Sept. 23, 2016 – San Diego, CA — A class action lawsuit filed in Illinois federal court survived Johnson & Johnson’s attempt to dismiss it Tuesday.
Johnson & Johnson filed a motion to dismiss the class action suit back in February, arguing the plaintiff not only failed to sufficiently plead certain claims, but lacked standing to bring others.
U.S. District Judge David R. Herndon dismissed J&J’s motion in part on Tuesday, Sept. 20, upholding two of the plaintiff’s claims but dismissing her claim of unjust enrichment.
The class action suit was first filed by Illinois resident Barbara Mihalich in 2014. Judge Herndon dismissed her complaint for failure to state a claim in December 2015, but gave her the chance to submit an amended complaint by the end of January.
Mihalich’s amended complaint alleged women faced an increased risk of ovarian cancer due to prolonged use of J&J’s talc-based baby powder in the female perineum. The complaint also alleged J&J knew of the risks associated with its product, which Mihalich supported by citing various national studies dating back to the 1960s.
Mihalich alleged violations under the Illinois Consumer Fraud and Deceptive Business Practices Act (ICFA) and sought injunctive relief to stop J&J from marketing its baby powder in the future without proper warnings on the label. Mihalich also alleged claims of unjust enrichment, arguing J&J unjustly retained a benefit to her detriment.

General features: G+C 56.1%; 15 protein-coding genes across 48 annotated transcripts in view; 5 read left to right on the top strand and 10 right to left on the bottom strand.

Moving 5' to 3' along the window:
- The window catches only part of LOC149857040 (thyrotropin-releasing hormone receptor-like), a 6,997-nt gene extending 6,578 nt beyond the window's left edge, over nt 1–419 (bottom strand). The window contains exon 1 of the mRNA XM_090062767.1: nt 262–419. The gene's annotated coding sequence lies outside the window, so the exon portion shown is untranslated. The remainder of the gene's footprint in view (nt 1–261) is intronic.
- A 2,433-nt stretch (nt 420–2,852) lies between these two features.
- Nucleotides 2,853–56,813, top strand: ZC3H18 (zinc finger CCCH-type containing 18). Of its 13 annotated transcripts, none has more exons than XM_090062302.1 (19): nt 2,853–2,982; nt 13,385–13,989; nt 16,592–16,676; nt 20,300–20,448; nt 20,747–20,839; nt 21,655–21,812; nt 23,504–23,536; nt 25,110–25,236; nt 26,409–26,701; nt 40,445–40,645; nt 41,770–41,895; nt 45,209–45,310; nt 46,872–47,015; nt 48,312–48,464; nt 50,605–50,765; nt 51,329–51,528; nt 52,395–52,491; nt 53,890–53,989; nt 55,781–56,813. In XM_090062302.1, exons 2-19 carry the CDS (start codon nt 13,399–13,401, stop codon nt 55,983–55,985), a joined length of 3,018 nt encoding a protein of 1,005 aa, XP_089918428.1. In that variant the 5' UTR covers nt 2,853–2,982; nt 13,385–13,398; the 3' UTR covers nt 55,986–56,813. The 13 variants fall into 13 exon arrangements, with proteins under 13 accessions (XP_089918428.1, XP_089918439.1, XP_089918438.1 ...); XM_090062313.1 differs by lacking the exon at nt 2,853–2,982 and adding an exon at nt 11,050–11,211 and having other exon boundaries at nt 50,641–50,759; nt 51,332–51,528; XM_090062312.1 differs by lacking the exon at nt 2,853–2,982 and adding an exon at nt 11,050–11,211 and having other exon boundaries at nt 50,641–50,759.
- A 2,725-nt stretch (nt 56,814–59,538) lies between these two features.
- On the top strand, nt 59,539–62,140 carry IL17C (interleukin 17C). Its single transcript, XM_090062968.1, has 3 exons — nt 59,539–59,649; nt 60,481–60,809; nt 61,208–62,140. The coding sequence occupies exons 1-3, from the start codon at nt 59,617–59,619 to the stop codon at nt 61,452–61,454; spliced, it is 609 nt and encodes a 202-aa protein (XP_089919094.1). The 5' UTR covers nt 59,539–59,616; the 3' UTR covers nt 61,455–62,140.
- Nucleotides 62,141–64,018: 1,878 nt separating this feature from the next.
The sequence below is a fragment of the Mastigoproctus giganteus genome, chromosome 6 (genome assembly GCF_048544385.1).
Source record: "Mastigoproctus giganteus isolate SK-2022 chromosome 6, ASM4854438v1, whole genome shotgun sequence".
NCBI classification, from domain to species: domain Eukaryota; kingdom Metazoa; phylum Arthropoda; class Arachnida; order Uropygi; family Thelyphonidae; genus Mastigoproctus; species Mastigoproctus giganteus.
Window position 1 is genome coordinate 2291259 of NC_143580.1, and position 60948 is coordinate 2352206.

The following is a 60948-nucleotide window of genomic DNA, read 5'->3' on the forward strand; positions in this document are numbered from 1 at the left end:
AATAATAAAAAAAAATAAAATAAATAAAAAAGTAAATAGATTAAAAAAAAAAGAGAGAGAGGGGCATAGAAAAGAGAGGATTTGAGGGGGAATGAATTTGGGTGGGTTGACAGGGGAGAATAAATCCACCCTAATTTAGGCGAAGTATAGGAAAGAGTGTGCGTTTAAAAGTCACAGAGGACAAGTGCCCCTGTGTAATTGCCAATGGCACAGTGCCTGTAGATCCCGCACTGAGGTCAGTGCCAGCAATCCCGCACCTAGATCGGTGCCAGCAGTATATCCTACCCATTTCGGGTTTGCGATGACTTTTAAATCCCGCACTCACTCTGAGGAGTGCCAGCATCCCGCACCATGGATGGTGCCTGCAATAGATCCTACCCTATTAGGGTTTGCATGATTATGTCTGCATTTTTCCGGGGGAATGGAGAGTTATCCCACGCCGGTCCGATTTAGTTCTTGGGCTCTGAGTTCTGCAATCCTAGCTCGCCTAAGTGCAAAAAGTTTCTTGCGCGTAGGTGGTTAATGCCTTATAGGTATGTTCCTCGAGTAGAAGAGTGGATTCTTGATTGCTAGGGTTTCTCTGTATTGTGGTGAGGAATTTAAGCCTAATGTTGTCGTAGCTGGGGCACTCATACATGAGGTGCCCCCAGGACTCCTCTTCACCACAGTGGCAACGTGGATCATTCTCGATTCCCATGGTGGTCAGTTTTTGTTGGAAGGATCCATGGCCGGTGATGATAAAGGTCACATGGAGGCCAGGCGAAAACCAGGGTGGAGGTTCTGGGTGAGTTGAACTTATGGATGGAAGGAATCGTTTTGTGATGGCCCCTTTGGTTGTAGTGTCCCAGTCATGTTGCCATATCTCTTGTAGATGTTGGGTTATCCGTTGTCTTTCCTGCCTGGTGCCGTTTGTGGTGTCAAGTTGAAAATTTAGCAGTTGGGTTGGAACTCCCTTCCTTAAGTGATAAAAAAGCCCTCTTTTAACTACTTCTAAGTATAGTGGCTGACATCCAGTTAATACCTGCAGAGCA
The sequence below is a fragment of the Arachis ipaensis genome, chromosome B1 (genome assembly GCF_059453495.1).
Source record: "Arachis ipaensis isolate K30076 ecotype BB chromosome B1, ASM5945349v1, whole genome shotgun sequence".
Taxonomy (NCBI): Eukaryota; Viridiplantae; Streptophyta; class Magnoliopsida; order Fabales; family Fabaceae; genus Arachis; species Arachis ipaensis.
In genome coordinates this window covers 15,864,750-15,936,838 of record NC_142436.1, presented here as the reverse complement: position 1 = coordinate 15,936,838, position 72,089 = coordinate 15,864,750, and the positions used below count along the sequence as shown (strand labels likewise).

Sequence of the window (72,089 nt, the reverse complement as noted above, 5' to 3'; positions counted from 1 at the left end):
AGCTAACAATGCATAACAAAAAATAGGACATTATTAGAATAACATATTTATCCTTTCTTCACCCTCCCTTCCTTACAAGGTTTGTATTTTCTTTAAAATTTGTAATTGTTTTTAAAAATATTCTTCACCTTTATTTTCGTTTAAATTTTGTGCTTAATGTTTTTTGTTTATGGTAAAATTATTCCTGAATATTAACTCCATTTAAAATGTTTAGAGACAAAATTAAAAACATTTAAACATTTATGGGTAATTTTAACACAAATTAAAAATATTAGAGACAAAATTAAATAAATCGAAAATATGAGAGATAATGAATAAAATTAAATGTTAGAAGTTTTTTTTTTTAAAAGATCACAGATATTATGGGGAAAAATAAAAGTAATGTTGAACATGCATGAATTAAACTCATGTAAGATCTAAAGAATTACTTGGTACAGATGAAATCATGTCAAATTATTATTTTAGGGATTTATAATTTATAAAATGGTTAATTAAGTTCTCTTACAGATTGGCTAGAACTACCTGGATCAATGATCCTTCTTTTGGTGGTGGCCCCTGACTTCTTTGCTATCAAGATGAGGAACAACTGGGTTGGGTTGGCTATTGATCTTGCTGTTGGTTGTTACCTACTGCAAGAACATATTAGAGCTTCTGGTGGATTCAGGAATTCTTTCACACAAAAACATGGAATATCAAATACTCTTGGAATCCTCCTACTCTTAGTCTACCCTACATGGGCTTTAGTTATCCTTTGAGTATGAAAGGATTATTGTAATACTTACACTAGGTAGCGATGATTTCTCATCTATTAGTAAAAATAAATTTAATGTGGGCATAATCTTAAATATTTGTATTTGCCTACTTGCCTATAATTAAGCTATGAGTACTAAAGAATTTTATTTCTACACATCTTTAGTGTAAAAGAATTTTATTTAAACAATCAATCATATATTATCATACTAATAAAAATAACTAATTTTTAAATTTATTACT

Judge Herndon upheld Mihalich’s claim of alleged violations under the ICFA, as well as her claim of unjust enrichment, writing in his Sept. 20 Memorandum and Order:
“At this stage, plaintiff’s assertions are sufficient to withstand dismissal.”
The judge did grant J&J’s motion to dismiss plaintiff’s claims of injunctive relief, however, writing:
“Mihalich cannot rely on the idea that other Illinois consumers may be deceived by Johnson’s Baby Powder label or advertisements in order to establish that she has standing to pursue injunctive relief. … Mihalich has failed to allege that she personally will suffer ‘real and immediate’ harm based on the defendant’s actions, and as such, Mihalich lacks standing to seek injunctive relief.”
Mihalich filed this class action suit on behalf of herself and potentially thousands of other women who may be “similarly situated.” Johnson & Johnson faces hundreds more lawsuits filed across the country in both state and federal courts regarding its talc-based products and their potential link to ovarian cancer.
The case is Mihalich v Johnson & Johnson et al. (3:14-cv-00600) in the U.S. District Court for the Southern District of Illinois.